Trying to find an apartment to rent without going through a credit check is like trying to find a kid who hates candy. It’s not easy; however, with a little effort and persistence, it can be done.
Here are five things you can do to rent an apartment without a credit check.
1. Look for a private owner.
In the majority of cases, corporate-owned apartment complexes will run a credit check before you can be approved for a lease. BUT privately-owned apartment buildings might be more lenient.
To track down privately owned properties that don’t conduct credit checks, ask your friends, coworkers, and relatives; explore online apartment listings; and do some digging on Facebook and other social media platforms.
2. Offer to pay more upfront.
Ultimately, owning an apartment is a business. Therefore, an apartment owner wants to make money — not lose it.
When a landlord is trying to determine whether to lease an apartment to you, one of the guarantees they want is that you’ll pay your rent on time. It costs them time and money to chase after tenants who fail to pay their rent.
To ease the landlord’s mind, consider providing a bigger security deposit or paying at least one month’s rent in advance. This helps demonstrate that you’ll be a responsible tenant.
3. Provide other proof of financial responsibility.
If you’ve got bad credit, ask the landlord whether they’ll accept other evidence of financial responsibility, says Bruce McClary, vice president of communications at the National Foundation for Credit Counseling. For instance, you could find out whether the landlord would base their decision on documents such as recently paid bills, pay stubs from your job, or statements from your bank account.
4. Be open about your issues.
You’ve heard that honesty is the best policy? If you’re hoping to get an apartment without a credit check, honesty might be your top option.
“You may have a backstory not relayed in the limited information of the report,” McClary told Credit Karma. “Giving them information about why there are delinquencies and what you’re doing to correct them can make all the difference in the world.”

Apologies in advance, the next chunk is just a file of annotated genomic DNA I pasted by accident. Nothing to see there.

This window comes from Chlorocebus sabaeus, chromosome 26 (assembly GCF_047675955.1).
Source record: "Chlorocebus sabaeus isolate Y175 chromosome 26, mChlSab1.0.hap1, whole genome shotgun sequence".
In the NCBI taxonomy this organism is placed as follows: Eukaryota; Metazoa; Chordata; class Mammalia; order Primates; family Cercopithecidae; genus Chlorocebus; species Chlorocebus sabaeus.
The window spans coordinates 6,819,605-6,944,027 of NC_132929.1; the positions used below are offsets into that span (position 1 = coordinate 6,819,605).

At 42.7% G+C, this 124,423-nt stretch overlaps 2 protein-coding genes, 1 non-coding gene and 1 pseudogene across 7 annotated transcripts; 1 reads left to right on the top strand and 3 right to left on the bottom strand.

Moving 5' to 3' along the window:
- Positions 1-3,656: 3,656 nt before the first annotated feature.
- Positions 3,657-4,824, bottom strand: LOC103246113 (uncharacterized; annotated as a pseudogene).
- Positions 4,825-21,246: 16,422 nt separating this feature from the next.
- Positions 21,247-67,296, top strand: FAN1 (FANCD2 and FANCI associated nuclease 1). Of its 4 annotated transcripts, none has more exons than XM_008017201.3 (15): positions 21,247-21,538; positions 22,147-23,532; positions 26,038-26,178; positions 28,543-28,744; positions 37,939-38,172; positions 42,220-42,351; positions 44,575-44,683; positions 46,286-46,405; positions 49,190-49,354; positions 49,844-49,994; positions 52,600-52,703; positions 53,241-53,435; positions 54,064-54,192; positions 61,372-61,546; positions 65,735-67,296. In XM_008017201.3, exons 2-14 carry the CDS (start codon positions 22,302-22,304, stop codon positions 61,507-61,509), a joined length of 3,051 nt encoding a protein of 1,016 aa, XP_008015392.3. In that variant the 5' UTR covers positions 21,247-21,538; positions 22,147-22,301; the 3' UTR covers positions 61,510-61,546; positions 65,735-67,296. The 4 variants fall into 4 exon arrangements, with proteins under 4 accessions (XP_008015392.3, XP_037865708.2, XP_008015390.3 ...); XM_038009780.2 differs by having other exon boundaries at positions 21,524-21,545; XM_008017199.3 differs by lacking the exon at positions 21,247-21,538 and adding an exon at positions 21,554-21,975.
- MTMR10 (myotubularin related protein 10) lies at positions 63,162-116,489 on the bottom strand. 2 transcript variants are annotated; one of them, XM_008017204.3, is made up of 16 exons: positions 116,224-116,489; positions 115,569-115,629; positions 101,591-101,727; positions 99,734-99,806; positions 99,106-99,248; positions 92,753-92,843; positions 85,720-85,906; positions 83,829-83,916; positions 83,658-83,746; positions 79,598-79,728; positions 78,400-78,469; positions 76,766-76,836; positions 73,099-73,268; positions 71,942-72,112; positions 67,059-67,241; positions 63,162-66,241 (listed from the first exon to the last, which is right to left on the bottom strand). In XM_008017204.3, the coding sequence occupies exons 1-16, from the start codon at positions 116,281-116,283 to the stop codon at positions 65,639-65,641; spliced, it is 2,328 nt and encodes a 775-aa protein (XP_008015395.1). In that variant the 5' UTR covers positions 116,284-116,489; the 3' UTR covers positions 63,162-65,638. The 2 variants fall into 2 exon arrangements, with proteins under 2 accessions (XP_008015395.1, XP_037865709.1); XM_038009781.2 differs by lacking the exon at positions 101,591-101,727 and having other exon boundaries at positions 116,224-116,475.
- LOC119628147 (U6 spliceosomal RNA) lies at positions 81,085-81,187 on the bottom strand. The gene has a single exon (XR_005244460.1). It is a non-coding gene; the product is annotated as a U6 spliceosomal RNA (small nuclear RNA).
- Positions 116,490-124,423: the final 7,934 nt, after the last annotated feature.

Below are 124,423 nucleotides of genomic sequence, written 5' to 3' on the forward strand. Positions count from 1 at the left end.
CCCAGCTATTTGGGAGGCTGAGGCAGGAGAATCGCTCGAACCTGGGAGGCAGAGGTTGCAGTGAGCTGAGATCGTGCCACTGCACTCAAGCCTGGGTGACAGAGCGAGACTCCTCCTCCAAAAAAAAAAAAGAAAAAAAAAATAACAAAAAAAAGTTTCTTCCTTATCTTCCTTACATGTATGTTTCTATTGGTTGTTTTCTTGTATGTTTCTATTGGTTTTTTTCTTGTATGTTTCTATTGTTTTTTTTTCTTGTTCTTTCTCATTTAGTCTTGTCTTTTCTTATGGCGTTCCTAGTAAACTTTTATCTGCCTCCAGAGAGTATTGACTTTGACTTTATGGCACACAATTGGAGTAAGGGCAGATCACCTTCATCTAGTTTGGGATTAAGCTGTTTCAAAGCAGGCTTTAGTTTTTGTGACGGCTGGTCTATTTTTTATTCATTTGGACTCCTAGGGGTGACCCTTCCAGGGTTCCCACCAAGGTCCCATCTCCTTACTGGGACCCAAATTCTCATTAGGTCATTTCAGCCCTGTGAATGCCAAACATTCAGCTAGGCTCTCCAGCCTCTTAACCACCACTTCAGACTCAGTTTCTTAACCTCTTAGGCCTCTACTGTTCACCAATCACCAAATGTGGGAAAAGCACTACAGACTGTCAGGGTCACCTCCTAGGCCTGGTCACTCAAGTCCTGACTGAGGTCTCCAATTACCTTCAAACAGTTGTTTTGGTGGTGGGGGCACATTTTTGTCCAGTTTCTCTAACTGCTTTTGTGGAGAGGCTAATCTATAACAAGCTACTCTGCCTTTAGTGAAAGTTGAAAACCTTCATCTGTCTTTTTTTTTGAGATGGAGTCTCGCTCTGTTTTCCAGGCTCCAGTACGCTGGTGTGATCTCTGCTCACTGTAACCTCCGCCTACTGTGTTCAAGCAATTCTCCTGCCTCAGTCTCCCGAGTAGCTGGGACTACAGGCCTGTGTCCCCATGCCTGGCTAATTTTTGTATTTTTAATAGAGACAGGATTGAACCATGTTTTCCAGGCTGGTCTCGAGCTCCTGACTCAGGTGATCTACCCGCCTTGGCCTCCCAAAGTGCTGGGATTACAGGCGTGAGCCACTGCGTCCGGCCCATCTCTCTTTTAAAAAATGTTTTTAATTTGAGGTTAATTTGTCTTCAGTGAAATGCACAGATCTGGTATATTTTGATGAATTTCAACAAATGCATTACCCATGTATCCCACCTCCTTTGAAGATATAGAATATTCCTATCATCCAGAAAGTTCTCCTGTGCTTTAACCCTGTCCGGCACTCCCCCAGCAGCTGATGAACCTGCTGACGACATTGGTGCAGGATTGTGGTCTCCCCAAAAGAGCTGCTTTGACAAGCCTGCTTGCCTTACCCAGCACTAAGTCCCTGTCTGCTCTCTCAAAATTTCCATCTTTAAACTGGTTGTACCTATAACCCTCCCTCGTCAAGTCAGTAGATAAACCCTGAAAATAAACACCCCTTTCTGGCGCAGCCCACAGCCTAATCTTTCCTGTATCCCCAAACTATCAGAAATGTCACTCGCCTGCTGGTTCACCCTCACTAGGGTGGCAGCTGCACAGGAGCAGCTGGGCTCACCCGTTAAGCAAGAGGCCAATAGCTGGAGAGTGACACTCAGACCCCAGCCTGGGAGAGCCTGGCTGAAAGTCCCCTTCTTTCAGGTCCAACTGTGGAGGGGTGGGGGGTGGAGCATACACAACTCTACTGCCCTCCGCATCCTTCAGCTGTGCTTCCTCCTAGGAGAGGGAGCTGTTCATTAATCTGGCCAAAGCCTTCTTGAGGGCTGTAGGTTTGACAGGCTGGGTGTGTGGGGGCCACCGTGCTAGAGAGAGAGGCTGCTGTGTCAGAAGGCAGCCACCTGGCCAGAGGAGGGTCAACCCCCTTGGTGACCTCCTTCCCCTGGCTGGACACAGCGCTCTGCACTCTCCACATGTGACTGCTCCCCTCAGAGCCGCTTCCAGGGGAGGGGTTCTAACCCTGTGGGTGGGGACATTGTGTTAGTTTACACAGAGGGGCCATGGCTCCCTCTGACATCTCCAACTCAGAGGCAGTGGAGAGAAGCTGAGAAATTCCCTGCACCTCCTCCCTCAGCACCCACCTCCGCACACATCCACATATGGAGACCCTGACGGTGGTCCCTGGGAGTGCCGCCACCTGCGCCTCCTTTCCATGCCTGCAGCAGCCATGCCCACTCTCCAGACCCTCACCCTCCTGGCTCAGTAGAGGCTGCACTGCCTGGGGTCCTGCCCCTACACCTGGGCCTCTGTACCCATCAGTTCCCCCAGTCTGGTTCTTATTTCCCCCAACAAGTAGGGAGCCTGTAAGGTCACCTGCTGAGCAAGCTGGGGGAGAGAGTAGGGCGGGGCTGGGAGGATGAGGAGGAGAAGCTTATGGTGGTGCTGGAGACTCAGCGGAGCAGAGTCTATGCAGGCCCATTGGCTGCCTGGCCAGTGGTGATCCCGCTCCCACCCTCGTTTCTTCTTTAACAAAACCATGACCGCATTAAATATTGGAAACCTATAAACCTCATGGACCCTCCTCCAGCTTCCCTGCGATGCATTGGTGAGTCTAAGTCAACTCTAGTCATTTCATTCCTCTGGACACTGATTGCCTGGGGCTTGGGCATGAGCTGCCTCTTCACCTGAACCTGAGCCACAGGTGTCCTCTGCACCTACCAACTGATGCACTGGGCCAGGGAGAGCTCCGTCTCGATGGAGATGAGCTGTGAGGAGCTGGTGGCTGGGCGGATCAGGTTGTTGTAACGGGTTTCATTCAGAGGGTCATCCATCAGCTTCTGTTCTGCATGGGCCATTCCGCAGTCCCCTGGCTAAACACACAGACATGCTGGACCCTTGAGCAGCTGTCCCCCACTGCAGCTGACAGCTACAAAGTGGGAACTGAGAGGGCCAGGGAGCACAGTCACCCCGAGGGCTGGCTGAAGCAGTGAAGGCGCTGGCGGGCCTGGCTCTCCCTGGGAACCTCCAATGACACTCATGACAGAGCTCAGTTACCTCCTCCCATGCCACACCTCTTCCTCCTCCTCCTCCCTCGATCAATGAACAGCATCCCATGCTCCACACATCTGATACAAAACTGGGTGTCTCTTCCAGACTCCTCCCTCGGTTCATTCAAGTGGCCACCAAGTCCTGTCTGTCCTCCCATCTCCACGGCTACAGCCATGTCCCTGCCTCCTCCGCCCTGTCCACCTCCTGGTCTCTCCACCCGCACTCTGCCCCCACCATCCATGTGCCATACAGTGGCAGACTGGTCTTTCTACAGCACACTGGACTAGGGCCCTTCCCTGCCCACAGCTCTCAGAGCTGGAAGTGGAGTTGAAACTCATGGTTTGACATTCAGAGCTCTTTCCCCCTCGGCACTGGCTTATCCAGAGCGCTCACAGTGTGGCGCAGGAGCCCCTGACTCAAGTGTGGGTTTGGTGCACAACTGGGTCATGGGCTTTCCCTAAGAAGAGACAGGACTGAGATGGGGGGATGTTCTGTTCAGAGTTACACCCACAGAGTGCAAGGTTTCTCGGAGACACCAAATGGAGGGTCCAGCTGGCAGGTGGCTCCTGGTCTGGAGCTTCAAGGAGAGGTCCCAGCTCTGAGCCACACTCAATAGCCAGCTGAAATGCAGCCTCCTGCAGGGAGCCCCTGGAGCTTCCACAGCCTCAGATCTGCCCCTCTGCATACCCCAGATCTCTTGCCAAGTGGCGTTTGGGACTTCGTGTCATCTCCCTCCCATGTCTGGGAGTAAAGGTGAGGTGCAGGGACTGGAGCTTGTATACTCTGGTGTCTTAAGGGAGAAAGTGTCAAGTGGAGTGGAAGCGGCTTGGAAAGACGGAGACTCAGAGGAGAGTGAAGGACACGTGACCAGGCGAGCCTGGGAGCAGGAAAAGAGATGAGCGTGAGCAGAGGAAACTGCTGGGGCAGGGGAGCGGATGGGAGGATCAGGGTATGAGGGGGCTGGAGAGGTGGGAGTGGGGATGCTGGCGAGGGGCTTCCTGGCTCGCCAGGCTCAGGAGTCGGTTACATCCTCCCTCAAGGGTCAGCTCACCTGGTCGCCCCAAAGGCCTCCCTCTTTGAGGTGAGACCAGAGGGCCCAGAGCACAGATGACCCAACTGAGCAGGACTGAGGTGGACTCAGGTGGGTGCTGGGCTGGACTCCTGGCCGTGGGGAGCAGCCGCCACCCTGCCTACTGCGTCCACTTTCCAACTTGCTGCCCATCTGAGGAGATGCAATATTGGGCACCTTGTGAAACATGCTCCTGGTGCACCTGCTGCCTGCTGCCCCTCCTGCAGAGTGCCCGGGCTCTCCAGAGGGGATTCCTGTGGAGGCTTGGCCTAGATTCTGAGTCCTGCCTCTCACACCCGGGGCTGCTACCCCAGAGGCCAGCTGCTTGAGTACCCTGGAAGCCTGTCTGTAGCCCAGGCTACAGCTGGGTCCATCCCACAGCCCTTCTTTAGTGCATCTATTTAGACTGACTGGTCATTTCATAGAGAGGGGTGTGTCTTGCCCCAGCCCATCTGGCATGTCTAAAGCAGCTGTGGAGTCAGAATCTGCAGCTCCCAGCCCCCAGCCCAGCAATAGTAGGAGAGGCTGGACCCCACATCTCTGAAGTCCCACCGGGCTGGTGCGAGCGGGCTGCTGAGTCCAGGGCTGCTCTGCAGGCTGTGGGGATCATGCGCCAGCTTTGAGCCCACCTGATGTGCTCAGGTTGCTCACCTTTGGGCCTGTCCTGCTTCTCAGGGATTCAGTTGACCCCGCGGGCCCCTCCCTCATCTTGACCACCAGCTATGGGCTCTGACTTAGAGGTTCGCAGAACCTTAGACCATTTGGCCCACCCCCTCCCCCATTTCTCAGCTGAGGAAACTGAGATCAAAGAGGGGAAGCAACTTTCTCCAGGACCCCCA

5. Get a co-signer.
A co-signer for an apartment lease doesn’t need to live with you. Instead, a co-signer simply promises to pay the rent if you aren’t able to. The co-signer could be a relative or friend who has solid credit.
Before getting a co-signer, remember that if you have to rely on a relative or friend to pay your rent for you, this could damage your relationship.
As an alternative, you could look at moving in with a roommate who’s got great credit and already has an apartment lease in his or her name.
Howard Dvorkin, chairman of Debt.com, suggests being cautious when you’re dealing with a no-credit-check landlord.
“What kind of landlord doesn’t care if you have bad credit?” he says. “I certainly can’t generalize, but I wonder if some landlords have apartments that are undesirable, so they’re simply trying to fill them.”
Dvorkin also recommends addressing the root cause of the debt problems that led you to look for a no-credit-check apartment.
“Bad credit that results from a tragedy — divorce, accident, illness, natural disaster — is quite different than bad credit that results from overspending and not budgeting,” he says. “Just because you find a lenient landlord doesn’t mean your problems are solved.”
With a little research, finding an apartment for rent with no credit check is possible. Start your search on ApartmentSearch and see how you can get rewarded $200 after you sign your lease.